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CHE > Media and Publications > Accreditation and National Reviews > Coordinating Quality Assurance in Higher Education
January, 2001

There are many role players in the quest for top quality higher education in South Africa. Ms Mary Mwaka HEQC Manager: Coordination, shares her experience.
Ms Mary Mwaka

The Council on Higher Education (CHE) was established by the Higher Education Act of 1997, which also made provision for the CHE to establish a permanent sub-committee, the Higher education Quality Committee (HEQC). The HEQC has been accredited by the South African Qualifications Authority (SAQA) as the band Education and Training Quality Assuror (ETQA) for higher education. However, there are many other role-players with a stake in higher education, particularly the Sector Education and Training Authority (SETA)-based ETQAs and professional councils, and this scenario could easily lead to overlap and duplication in the provision of quality assurance services and accreditation of programmes, resulting in the overburdening and fatiguing of the higher education system.

The HEQC Coordination Mandate

In order to bring about maximum coherence and minimum duplication, SAQA expects the HEQC to co-ordinate and facilitate quality assurance activities in HE within partnership models with other ETQAs. In addition, the Higher Education Act of 1997 provides for the delegation of any quality promotion and quality assurance functions by the HEQC to other appropriate bodies, with the concurrence of the CHE. The HEQC itself has indicated its willingness to engage in co-operative agreements with other ETQAs, and will seek to develop a sensible accountability regime for providers through partnerships with other quality assurance bodies and the co-ordination of the quality assurance activities of multiple agencies in HE.The Quality Co-ordination section of the Accreditation & Co-ordination Directorate has thus been tasked with this responsibility.

Building Lasting Relationships

Towards the end of last year (2002), we embarked on a project of developing a directory of all the role players in higher education. This is not only limited to ETQAs, but also includes non-ETQA professional councils and professional institutes. Our search has so far yielded more than 50 such bodies, which are diverse and quite complex in structure. These include:

  • SETA-based ETQAs,
  • Professional councils and institutes with ETQA status
  • Non-professional/Non-SETA-based ETQAs
  • Statutory professional councils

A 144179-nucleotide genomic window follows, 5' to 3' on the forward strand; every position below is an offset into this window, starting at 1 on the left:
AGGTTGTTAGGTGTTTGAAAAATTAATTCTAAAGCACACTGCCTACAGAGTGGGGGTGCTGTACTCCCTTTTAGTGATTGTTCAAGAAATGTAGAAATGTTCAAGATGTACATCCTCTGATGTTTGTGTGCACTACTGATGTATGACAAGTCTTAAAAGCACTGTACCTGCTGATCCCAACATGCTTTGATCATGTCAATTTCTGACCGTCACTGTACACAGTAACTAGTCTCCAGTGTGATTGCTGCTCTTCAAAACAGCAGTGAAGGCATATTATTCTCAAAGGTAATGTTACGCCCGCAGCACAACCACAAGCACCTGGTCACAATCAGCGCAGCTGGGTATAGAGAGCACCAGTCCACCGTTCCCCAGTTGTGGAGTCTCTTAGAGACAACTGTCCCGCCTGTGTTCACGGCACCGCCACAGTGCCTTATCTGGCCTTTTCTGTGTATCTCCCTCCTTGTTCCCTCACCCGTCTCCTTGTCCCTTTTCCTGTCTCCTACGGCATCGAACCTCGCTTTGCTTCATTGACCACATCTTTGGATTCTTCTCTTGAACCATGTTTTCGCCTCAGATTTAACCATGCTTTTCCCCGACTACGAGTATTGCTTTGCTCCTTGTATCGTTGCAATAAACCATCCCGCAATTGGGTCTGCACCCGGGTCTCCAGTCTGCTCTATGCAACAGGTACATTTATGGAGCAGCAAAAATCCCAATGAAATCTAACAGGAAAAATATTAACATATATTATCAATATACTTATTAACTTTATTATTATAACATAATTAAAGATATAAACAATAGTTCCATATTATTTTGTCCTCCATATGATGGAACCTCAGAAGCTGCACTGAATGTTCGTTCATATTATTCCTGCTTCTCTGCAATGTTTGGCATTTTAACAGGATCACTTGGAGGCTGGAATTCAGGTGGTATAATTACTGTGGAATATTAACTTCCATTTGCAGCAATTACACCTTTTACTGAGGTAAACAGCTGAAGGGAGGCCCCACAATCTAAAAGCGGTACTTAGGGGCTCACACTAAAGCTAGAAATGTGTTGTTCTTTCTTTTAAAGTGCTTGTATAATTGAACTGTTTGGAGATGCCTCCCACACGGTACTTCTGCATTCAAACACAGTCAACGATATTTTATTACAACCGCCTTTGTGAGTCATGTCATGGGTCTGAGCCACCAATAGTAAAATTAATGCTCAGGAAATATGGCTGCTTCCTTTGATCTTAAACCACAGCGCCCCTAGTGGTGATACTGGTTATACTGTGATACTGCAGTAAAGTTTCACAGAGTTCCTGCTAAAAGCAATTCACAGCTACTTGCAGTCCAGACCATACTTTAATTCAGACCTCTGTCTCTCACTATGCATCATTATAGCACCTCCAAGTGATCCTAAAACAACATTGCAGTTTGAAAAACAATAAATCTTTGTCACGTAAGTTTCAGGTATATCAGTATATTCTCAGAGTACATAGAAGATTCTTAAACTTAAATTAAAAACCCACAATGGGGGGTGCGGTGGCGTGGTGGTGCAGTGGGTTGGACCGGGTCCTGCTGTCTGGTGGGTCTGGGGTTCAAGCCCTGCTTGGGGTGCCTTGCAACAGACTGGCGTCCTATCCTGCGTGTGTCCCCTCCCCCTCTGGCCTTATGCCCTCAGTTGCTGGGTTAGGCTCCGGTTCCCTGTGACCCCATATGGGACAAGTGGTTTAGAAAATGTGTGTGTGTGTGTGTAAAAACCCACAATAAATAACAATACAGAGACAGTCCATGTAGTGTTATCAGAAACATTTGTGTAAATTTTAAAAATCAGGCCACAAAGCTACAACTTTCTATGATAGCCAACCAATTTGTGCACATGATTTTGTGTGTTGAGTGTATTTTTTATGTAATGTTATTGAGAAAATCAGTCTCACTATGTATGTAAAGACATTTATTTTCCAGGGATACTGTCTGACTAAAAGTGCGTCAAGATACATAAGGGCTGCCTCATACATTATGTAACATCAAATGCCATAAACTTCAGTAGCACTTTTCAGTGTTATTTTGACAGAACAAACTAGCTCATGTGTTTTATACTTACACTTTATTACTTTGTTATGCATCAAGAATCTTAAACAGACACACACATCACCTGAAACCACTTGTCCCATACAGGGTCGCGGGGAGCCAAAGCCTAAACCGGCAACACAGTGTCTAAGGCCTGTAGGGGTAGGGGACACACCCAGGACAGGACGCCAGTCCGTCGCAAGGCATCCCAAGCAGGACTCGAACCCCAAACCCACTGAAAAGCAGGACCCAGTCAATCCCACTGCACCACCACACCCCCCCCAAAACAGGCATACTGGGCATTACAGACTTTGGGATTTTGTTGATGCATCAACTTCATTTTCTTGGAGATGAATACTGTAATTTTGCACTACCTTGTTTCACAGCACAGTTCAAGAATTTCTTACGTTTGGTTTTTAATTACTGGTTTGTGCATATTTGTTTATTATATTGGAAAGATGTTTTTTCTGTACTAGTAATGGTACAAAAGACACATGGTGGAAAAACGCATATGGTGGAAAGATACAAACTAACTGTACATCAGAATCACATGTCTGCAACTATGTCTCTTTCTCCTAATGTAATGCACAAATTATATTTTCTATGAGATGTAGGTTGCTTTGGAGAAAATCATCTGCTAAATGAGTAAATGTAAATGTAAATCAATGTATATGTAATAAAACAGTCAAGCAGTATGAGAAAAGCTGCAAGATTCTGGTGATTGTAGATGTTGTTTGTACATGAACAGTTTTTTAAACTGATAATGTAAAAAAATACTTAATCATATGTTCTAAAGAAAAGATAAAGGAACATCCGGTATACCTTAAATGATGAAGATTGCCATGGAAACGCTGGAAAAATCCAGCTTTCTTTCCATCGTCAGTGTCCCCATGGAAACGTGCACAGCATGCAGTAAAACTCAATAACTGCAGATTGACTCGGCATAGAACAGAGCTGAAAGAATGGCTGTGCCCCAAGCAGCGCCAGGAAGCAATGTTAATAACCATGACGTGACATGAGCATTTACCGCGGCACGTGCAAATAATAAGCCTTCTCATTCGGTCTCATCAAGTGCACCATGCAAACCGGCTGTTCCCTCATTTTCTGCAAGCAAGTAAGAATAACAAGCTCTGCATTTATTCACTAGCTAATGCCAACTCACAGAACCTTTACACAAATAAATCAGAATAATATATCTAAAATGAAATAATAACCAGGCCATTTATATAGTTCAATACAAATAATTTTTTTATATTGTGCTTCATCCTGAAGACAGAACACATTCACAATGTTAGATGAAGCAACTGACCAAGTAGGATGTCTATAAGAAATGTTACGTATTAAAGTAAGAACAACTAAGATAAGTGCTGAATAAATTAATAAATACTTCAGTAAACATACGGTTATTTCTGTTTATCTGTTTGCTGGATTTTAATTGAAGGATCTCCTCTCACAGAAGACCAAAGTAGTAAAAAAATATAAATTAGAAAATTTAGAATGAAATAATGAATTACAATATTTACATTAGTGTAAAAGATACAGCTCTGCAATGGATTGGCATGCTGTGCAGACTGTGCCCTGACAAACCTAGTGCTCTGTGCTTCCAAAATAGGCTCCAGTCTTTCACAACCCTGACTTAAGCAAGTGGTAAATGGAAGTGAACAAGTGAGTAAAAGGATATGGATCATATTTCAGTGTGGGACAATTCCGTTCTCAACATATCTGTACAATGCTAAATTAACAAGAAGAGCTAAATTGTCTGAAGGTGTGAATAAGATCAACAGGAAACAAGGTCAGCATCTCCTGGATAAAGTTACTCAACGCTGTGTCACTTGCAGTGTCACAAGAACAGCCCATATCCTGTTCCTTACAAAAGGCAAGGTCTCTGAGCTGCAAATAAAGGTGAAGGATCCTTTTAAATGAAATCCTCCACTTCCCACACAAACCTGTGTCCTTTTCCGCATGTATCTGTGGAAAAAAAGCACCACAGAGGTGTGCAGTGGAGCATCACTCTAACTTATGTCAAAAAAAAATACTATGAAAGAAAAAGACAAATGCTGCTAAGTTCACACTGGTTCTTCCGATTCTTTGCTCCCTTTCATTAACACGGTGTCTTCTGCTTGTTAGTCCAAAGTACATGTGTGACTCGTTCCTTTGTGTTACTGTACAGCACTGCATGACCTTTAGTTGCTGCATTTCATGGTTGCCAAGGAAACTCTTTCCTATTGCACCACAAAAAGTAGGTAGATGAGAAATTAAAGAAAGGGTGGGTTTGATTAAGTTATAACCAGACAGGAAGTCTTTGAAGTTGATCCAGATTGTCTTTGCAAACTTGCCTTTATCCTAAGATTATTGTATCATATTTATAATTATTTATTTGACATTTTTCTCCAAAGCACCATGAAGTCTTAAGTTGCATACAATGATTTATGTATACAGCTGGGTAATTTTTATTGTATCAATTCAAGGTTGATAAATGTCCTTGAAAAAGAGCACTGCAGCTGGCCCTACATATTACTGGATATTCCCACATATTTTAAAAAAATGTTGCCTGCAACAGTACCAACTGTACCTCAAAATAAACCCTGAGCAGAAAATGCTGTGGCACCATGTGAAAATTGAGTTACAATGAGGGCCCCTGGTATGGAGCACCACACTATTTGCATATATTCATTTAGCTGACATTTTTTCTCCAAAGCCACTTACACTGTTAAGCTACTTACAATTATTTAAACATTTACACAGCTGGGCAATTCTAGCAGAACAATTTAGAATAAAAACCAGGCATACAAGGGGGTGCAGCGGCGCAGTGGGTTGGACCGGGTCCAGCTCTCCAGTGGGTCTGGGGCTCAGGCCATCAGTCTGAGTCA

• Non-statutory professional councils.

This process has given us a broad overview of who and what type of role players there are in higher education, but has also revealed the complexity in which the system is operating, and the difficulties of establishing relationships with such a diverse and complex mixture groups. The directory is valuable not only to us but also to other groups with a stake in higher education, such as higher education institutions (private and public), ETQAs, SAQA, Department of Education, and students. For me, the emphasis is not just on signing a Memorandum of Understanding (MoU), but on understanding who is out there, what role they are playing in higher education and how we can all work together under these complex circumstances. For this reason, the process of developing and signing of MoUs has been rather slow, but will hopefully be laid on a firm foundation. The directory is currently being verified for correctness and accuracy of information and, and will hopefully be published in hard copy and on the CHE web-site by mid-March 2003.

In the interim, we have continued to hold meetings with representatives from the different bodies to discuss short-term mechanisms of working together, while still developing criteria, systems and processes to be incorporated in our New Accreditation System from 2004. Last year (2002), we held an ETQA forum where we discussed pertinent issues relating to quality assurance in higher education, and we also undertook accreditation visits together with the Engineering Council of South Africa, as part of the process of building these relationships. This year (2003), we shall concentrate on completing the criteria for the different models of co-operation, piloting some of these relationships, and signing of MoUs with the various bodies. Our early analysis indicates disjuncture in the following areas of criteria, peer evaluation, payment of fees, lack of clarity on accreditation versus registration, some professional councils becoming private providers. Our website is updated on an ongoing basis to provide latest information about the development of the HEQC coordination activities.


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